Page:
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DPAC London demo blocking ambulances

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Sunny Clouds:
DPAC held a demo in London on Tuesday against the £20 cut and other welfare cuts.  They advertised it as being at a location (outside St Pancras) not as a march. 

They were joined by activists from a non-disability group, some of whom were visibly disabled, i.e. overlapping interests and the banner-displaying, slogan-chanting and noise-making began.  It started raining and they went in the station, but it's large and other people were able to get past. 

However, the group was then led out onto the Euston Road, with police stopping the traffic, and then, a bit further along, tried to block both sides of the road.  It took effort from some of the demonstrators plus the police to try and get enough of the other demonstrators off the road to try to get an ambulance through, but some were very obstinate and refused to budge, leaving one carriageway of the road blocked off, making it difficult to move buses out of the way of the ambulance.  I don't know how long it took the ambulance finally to get through.

I can't get my head round how anyone would think that they'd get any support for a cause by stopping a blue-light emergency vehicle getting through.  They were also blocking buses, including ones that had destination St Barts Hospital.  Traffic was backed up to Euston Station, including another ambulance, albeit with its blue lights switched off.

I feel about this the way I do about the Insulate Britain campaigners blocking motorway traffic.  Amongst the casualties was a woman having a stroke being driven to hospital by her son, and who is now paralysed down one side.  It is being said that the doctors say if there hadn't been a delay of several hours, they could have prevented that happening.  A cancer surgeon missed a day's operating.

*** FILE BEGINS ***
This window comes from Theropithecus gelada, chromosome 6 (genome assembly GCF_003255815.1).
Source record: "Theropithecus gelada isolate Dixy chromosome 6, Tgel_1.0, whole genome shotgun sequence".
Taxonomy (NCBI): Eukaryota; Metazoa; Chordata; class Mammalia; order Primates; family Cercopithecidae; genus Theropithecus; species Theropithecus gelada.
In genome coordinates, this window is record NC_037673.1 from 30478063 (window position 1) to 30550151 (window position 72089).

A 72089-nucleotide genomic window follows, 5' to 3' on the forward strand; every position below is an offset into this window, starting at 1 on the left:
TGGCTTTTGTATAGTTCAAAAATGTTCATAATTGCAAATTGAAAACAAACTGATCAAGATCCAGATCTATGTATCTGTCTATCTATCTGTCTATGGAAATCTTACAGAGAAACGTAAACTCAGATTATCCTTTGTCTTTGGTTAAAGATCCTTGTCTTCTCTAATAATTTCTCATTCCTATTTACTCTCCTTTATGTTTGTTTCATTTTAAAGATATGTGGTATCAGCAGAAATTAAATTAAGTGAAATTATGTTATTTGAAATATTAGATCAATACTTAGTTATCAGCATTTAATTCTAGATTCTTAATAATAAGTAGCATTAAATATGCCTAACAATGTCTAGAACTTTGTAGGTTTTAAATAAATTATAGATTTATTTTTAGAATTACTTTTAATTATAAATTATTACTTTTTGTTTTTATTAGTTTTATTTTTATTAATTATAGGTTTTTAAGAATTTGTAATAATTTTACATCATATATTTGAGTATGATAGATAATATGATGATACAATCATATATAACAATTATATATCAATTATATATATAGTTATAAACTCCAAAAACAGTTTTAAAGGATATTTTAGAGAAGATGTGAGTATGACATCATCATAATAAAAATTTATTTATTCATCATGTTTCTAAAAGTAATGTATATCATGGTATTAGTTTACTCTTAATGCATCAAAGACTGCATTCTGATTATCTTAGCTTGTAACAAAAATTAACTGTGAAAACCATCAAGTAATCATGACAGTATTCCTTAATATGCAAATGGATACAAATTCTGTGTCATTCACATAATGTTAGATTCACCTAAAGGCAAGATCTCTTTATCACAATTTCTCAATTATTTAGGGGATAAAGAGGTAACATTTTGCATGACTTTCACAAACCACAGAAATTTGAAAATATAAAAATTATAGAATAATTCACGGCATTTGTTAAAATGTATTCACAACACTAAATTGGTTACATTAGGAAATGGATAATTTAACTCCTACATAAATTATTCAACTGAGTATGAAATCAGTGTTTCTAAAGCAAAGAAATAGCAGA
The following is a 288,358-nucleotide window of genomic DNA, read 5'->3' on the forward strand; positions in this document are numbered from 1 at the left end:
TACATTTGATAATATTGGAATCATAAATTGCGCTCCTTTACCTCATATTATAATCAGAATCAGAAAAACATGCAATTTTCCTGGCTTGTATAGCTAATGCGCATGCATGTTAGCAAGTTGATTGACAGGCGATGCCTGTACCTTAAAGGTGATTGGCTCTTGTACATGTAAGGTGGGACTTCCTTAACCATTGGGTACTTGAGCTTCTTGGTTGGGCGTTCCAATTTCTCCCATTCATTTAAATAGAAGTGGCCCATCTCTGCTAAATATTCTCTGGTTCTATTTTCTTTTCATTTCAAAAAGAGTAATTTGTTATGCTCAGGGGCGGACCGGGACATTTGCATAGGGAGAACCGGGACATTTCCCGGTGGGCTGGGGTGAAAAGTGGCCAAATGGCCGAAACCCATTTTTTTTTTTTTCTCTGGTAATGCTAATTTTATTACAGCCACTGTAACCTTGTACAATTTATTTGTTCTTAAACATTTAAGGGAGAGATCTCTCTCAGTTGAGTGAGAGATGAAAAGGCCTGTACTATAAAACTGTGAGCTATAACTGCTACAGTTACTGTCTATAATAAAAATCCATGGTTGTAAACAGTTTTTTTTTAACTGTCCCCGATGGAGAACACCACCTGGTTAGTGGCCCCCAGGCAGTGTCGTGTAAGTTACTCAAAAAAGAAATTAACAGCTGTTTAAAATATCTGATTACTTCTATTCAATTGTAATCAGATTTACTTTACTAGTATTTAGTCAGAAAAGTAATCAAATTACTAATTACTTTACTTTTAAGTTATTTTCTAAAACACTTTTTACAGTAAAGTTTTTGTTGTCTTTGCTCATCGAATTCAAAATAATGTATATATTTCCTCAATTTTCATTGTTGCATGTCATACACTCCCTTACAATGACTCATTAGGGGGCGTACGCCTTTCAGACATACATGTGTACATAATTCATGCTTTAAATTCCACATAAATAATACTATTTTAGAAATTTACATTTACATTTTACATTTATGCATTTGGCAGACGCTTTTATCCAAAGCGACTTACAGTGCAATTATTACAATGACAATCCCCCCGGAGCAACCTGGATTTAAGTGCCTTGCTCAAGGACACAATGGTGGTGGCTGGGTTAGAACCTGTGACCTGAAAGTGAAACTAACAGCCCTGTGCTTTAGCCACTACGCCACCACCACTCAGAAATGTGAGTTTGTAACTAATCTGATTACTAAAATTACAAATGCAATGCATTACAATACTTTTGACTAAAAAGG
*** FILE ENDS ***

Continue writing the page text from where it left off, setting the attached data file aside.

I really can't see that causing ordinary, unconnected people to suffer like this helps causes.  To attract people's attention, maybe annoying or delaying non-urgent activity a little, or a pre-planned march with traffic diversions, can make a point.

I will never support another DPAC demo.

KizzyKazaer:
As soon as I read the third paragraph of the above, I thought "Have they been taking lessons from Insulate Britain??"

--- Quote ---I can't get my head round how anyone would think that they'd get any support for a cause by stopping a blue-light emergency vehicle getting through. 
--- End quote ---
No, me neither.  Whenever I hear about/read about/see the latest disruption caused by Insulate Britain (apparently an off-shoot of the equally infuriating Extinction Rebellion) I forget all about what they're actually fighting for.  All I can think of is "what a bunch of self-aggrandizing, totally irresponsible numbskulls".   (Well, I think something far ruder but I wouldn't post it on here).  To say they're not doing their campaign any favours is an understatement - talk about self-defeating action!


I feel sad that DPAC have been stupid enough to follow the same path.

>edited to add a paragraph break as for some reason my initial posts aren't including them...)

Sunny Clouds:
I sometimes find myself wondering whether some of the people leading demonstrations like that are either daft (and I'm not referring to intelligence levels but to lack of common sense), a bit deranged (or even psychotic), or just jumping on any old cause for the sake of having an excuse to stubborn or whatever.

I know it happens with nasty regimes and nearly-nasty regimes that tip over.  What I struggle so much with is when it happens in this sort of situation.

For me the best recent example of camera footage of people taking advantage of demonstrations for what I personally think are good causes was BLM demonstrations in America where some people used them as an excuse to loot shops.  Nasty.  It's happened over here on various demos for a range of causes, I just think the American camera footage is more vivid.